Australia have won the 2009 ICC Champions Trophy with a six wicket victory over New Zealand. Set a modest target of 201 to win the Aussies were in a bit of trouble at the start of their innings at 6/2 with Kyle Mills and Shane Bond causing plenty of trouble with the new ball.
Shane Watson and Cameron White saw off the new ball and when the back up bowlers came on runs seemed to come much easier, Watson picked up where he had left off against England in the semi-final and scored another century (105 not out) on the way to victory.
Australia, after 5 overs are 11 for 2 and with Ricky Ponting gone they are now 4/11 with Sportingbet, out from 1/12 before the wicket of Ponting. The ball is moving around a lot and Mills and Bond look dangerous.
On what is reported to be a good batting track the toss today will be crucial to New Zealand’s chances of causing an upset against their big brothers, Australia. If the Aussies win the toss and bat, with the form that Ricky Ponting is showing at the moment he could bat them out of the match.
When New Zealand do bowl – whether it be first or second – the new ball is crucial and cannot be wasted, for the Kiwis to stand any chance it is vital they get Ponting to the crease and then quickly back to the pavillion if they are to have any chance.
The Aussie middle order – without Michael Clarke – has struggled of late and with the only other experienced player Mike Hussey misfiring at the moment, if it could be exposed early on could buckle under the pressure like it did against Pakistan.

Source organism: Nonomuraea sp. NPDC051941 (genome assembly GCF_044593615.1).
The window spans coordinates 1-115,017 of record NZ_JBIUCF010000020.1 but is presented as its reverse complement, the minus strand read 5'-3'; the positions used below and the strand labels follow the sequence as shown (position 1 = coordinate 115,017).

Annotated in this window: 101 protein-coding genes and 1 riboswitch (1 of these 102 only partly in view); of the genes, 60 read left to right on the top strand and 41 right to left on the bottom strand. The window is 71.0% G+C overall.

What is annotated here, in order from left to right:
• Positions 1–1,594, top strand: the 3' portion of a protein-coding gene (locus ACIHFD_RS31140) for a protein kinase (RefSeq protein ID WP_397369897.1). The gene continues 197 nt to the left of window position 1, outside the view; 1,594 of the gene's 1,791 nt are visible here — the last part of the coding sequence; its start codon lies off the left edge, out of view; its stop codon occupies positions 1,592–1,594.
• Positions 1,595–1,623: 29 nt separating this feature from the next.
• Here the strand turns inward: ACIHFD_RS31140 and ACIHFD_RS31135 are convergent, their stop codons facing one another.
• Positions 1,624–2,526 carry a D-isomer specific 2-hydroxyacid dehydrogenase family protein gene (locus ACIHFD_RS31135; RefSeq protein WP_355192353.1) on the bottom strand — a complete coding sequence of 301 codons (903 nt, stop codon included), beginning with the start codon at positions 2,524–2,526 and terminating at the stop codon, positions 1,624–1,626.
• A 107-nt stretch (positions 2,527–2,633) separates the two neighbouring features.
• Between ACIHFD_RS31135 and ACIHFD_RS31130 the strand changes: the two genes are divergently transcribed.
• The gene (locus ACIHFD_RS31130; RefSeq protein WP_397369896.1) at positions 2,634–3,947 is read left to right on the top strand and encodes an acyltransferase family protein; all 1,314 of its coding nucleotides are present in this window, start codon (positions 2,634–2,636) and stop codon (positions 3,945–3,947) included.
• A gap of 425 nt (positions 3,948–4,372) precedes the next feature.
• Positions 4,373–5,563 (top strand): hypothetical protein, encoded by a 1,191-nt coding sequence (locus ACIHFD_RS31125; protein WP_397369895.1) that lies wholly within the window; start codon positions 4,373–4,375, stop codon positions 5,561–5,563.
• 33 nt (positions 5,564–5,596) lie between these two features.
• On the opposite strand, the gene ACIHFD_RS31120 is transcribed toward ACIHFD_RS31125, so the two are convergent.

In the bowling department Peter Siddle has stepped in and replaced the injured Nathan Bracken to complement Brett Lee and Mitchell Johnson with the new ball, so the Aussies have few weaknesses there.
For the Kiwis they have shown a good fighting spirit in this competition, their confidence must have been suffering after their recent battering in Sri Lanka so their turnaround has been quite remarkable.
Their batting looks slightly suspect and with the loss of Jesse Ryder and Jacob Oram they have struggled and you have to worry if (when) the Aussie bowlers get stuck into them how they might cope. On a positive note, Grant Elliott has shown he is a gutsy performer who can produce with the bat when the pressure is on and skipper Daniel Vettori is more than capable down the order.
The big problem is though just how early in the proceedings that Elliott and Vettori are exposed. In order to maximise their skills the top order will need to produce a solid foundation for them to build on.